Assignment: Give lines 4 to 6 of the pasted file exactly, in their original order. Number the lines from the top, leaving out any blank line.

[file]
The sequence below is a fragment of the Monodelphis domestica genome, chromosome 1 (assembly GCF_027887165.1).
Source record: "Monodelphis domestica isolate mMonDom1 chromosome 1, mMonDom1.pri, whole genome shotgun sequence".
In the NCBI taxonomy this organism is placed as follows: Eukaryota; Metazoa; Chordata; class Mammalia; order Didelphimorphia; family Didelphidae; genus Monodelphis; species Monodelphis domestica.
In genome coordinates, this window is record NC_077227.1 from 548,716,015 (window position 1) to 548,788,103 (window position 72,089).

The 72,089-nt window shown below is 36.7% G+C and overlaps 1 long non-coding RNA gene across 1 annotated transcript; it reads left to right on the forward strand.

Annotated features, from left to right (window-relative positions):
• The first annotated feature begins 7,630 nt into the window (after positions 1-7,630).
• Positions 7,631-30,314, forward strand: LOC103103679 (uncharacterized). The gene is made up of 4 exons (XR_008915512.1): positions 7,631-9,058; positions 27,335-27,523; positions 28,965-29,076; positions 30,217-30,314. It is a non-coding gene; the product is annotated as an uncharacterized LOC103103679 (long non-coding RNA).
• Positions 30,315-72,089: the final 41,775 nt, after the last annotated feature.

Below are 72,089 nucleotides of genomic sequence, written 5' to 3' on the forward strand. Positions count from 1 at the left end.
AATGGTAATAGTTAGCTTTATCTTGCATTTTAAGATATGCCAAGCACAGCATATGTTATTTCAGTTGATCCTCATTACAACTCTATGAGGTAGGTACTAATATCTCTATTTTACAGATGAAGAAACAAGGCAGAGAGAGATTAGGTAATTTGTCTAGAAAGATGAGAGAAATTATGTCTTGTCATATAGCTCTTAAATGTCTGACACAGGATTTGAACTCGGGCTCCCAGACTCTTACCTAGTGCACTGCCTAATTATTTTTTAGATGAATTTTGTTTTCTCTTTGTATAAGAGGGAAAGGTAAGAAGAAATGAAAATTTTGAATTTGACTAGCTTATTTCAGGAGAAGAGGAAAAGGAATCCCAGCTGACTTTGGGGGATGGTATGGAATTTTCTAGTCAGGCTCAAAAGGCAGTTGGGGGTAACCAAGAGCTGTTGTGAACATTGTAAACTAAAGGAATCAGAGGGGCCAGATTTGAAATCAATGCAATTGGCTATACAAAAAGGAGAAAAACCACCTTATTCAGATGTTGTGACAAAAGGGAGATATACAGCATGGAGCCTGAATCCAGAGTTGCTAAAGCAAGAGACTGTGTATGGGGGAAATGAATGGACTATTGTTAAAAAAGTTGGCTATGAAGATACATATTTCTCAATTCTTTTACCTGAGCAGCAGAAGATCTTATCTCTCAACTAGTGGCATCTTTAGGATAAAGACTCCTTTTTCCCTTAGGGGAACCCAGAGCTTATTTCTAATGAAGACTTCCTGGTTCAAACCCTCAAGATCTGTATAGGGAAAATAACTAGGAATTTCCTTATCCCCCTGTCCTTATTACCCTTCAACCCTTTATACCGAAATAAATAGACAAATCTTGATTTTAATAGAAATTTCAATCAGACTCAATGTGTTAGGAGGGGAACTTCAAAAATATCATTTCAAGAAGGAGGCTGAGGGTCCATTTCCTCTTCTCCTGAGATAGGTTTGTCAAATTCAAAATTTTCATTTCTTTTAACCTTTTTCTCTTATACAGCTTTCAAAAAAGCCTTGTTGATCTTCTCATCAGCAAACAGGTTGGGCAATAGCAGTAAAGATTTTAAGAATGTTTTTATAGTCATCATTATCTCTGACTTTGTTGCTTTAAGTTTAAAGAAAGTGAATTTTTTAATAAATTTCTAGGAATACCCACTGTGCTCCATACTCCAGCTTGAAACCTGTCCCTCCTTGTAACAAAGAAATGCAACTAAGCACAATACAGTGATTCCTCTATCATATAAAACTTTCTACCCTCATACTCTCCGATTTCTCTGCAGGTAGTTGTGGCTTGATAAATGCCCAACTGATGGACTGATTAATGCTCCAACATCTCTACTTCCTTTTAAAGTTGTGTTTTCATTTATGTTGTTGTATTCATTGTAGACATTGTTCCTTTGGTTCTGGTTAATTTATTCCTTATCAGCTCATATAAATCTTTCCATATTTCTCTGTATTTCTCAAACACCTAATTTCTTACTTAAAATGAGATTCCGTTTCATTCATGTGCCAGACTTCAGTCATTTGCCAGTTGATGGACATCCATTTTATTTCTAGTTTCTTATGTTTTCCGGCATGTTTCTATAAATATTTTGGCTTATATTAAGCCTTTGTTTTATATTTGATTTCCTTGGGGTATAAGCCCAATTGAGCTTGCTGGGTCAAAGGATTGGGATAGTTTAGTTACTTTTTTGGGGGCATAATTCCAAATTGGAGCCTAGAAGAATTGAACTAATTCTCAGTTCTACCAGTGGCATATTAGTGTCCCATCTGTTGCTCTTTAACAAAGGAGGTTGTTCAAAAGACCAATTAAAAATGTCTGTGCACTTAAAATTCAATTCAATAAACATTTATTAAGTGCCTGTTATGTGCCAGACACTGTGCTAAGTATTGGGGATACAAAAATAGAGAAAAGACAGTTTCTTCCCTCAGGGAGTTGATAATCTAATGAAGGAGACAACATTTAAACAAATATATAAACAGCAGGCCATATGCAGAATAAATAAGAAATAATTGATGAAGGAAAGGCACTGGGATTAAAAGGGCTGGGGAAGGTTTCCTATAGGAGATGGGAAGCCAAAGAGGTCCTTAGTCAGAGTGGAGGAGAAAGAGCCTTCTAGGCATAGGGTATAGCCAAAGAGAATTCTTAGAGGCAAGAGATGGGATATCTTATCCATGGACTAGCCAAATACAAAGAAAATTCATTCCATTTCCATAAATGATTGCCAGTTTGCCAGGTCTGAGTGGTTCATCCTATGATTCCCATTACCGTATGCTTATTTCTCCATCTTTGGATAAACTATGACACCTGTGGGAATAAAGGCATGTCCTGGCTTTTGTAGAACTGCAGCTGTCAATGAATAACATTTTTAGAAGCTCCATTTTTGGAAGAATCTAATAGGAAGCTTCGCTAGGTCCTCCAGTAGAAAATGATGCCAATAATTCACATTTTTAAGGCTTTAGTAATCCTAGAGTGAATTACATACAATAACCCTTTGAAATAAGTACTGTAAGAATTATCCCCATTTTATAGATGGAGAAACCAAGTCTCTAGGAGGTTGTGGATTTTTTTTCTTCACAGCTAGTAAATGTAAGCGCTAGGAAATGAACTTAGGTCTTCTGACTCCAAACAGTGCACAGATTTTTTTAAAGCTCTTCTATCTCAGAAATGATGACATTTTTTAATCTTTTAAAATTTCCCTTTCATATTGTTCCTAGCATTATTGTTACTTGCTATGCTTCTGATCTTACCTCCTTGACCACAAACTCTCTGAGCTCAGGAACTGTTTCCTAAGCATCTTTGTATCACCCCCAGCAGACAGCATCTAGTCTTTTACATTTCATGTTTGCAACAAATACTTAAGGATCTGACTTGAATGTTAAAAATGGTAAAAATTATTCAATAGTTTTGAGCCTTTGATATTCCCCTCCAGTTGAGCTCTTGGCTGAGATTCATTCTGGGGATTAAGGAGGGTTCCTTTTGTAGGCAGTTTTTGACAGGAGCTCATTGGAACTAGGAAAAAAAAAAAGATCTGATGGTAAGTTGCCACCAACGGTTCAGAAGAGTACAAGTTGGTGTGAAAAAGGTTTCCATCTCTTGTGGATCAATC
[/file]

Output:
In genome coordinates, this window is record NC_077227.1 from 548,716,015 (window position 1) to 548,788,103 (window position 72,089).

The 72,089-nt window shown below is 36.7% G+C and overlaps 1 long non-coding RNA gene across 1 annotated transcript; it reads left to right on the forward strand.

Annotated features, from left to right (window-relative positions):